Nearby was G. volkensii (formerly spatulifolia) the common gardenia.  It has a very wide distribution in woodland, and Tom believes it to be flood resistant as he had seen it in the Okavango standing in water looking very happy.  Leaves are markedly bunched on lateral spurs, and are generally glabrous in contrast to those of G. resiniflua.  The old name was most appropriate from the descriptive point of view, as the leaves to tend to a spatulate shape at the apex.  When in flower and fruit G. volkensii is unmistakable; it has larger flowers than the other woodland species G. ternifolia (jovis tonantis of former days) to which we now turned our attention.  At first glance it may seem difficult to easily distinguish this from G. volkensii.  The leaves are less spatulate, but then, leaf shapes are notoriously variable, so closer examination was required.  Apart from difference in shape, the leaves of G. ternifolia are generally larger, and furry on the under surface; further, the top leaf surface tends to feel abrasive in contrast to G. volkensii.  However, the bark is the most distinctive feature of contrast.  G. volkensii has a very smooth looking bark as does ternifolia, but that of the latter is rusty looking and a rusty coloured powder can be rubbed off.

In terms of a rough roadside identification, G. ternifolia tends to have longer branches and a less “bushy” and dense appearance.

Turning from the Gardenias we were quick to note the several bright red patches among the other trees.  These were, of course, Hymenodictyon floribundum, the ‘firebush’ so characteristic of granite kopjes.  This year the second successive drought year, many trees are showing signs of distress, even in ‘captivity’.  The leaves of the fire bushes were shriveling at the same time as taking on their autumn shades and all the strange tiny leaves usually seen on this species had gone.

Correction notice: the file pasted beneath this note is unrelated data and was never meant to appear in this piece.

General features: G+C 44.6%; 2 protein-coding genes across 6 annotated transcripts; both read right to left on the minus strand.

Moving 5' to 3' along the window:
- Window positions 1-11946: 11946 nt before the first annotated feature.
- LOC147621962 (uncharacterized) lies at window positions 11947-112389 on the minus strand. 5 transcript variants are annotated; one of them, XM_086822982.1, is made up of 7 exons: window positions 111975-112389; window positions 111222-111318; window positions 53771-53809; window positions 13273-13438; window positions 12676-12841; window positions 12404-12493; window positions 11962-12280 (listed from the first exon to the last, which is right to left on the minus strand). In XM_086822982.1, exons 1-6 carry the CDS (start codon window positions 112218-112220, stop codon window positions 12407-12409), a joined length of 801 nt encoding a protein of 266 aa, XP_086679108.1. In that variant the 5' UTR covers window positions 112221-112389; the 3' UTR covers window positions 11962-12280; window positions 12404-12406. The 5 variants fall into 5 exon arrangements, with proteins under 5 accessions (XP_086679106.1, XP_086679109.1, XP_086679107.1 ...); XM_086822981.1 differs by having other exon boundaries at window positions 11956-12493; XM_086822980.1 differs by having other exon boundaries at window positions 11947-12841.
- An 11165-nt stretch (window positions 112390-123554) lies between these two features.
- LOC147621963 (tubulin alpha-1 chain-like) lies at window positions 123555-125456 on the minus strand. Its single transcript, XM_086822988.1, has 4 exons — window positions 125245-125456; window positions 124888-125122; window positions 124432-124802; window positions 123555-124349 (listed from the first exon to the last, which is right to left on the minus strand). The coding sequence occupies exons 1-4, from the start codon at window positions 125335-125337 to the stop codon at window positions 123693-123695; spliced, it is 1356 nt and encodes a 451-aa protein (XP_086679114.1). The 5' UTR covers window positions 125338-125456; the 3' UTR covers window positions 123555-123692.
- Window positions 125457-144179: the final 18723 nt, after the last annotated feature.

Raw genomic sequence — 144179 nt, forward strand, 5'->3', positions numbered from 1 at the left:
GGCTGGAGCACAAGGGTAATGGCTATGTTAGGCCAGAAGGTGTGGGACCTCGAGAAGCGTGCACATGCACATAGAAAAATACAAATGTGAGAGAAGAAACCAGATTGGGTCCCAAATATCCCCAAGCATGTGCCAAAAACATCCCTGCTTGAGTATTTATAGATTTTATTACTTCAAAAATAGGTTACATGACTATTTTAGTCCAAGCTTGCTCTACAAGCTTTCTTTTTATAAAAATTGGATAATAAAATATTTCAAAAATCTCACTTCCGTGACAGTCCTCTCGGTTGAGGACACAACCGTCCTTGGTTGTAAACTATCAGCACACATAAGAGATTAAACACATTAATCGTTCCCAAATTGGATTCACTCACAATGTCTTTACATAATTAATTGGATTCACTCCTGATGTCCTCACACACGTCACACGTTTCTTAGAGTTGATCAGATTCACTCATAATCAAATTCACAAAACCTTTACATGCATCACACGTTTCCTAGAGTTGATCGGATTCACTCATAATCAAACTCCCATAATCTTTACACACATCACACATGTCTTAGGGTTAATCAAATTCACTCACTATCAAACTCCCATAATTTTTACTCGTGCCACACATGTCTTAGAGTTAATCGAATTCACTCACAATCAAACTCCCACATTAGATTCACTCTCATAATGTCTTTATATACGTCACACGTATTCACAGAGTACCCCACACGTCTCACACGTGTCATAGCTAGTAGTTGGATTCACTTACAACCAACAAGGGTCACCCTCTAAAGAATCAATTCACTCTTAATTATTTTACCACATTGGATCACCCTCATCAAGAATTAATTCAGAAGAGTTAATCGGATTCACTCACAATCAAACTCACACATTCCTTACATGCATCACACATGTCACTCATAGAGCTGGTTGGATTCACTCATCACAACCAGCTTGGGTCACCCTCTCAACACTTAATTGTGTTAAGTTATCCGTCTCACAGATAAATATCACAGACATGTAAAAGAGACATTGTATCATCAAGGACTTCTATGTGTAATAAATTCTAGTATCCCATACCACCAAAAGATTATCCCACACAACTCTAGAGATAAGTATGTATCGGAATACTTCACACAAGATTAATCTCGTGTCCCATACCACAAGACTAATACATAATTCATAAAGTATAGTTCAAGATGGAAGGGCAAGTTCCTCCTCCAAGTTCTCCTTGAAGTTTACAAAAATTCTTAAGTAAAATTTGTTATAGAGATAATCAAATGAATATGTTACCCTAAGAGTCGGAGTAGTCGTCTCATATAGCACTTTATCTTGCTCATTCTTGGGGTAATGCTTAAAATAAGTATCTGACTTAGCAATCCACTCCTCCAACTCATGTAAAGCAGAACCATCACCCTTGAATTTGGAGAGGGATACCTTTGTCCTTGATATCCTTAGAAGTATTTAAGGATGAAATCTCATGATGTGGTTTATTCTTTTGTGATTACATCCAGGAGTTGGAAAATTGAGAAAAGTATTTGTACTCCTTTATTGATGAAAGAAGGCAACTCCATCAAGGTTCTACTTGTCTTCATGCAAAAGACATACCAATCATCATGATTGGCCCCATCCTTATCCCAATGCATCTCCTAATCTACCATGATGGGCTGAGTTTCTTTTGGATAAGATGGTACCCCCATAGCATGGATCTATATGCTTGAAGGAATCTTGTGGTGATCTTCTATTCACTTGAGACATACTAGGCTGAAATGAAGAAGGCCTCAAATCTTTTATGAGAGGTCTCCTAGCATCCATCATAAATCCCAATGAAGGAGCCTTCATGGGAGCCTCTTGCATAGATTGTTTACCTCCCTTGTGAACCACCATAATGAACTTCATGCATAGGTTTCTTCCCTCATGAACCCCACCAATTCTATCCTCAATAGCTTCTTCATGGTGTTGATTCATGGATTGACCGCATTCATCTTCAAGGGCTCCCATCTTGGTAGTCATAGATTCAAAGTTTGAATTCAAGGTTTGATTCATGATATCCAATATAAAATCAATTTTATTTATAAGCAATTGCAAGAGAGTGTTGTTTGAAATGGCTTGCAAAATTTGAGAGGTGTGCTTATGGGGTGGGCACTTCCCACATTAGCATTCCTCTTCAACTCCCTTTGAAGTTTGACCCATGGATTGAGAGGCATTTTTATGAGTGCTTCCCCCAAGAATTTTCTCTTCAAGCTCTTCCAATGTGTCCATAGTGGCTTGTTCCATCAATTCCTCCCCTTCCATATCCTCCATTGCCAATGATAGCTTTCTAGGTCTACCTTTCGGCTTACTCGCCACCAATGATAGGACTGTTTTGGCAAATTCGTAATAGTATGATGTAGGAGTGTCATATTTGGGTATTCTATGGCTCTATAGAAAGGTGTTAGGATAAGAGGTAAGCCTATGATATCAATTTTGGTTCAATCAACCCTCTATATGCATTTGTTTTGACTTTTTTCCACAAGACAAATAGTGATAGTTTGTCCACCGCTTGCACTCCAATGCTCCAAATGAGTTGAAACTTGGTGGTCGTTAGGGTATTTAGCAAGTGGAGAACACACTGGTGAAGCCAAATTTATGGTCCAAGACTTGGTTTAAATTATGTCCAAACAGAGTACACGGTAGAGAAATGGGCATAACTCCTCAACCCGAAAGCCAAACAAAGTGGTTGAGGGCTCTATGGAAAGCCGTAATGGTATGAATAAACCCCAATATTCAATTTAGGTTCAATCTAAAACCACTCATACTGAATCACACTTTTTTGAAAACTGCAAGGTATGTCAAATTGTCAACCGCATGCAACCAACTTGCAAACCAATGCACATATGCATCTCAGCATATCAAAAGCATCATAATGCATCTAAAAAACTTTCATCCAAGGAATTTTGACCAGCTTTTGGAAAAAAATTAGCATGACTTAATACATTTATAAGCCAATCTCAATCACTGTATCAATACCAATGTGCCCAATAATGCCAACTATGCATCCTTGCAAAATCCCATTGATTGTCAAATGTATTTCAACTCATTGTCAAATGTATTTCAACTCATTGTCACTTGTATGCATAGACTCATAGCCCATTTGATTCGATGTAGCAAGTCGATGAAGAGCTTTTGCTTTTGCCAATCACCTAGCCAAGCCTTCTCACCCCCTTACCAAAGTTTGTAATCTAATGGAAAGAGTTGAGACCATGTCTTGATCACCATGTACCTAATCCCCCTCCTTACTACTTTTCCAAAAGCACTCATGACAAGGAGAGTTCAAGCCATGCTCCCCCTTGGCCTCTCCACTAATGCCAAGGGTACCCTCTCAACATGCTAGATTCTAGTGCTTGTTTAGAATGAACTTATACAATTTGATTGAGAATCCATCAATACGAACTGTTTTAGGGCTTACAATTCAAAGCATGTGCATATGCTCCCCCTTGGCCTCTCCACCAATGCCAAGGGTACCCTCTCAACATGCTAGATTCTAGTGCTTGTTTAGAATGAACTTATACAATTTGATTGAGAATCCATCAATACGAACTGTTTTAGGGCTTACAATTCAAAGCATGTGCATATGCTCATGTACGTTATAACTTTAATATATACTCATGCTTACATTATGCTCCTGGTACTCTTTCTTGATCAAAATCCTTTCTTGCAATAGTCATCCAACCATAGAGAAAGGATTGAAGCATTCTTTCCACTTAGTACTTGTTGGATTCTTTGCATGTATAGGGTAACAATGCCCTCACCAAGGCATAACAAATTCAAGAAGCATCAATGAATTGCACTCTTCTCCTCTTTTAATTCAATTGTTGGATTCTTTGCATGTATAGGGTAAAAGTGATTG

Tarrenna pavettoides. Photo: Bart Wursten. Source: Flora of Zimbabwe

Tarrenna pavettoides. Photo: Bart Wursten. Source: Flora of Zimbabwe

Tarenna neurophylla was also looking stressed if compared with Hymenodictyon.  However, this evergreen tree of granite kopjes always has this rather droopy wilted look.  Despite the lack of water, stipules remain green and succulent looking in this species.  They are very pointed at the free end.

There are several other species of Tarenna in Zimbabwe, but they do not show this same dropping tendency.  One is an inhabitant of the forest edge in parts of the eastern districts, e.g. Burma Valley, Tarenna pavettoides.  The genus has undergone some revision, and now includes a plant which has changed both its generic and specific names, an usual event in Botanical Nomenclature – namely Tarenna zimbabwensis (formerly Enterospermum rhodesiacum).  It is a species of eastern and south eastern distribution, occurring amongst boulders at the forest edge.  It is distinguished by the flattened leaf bud and broad stipules.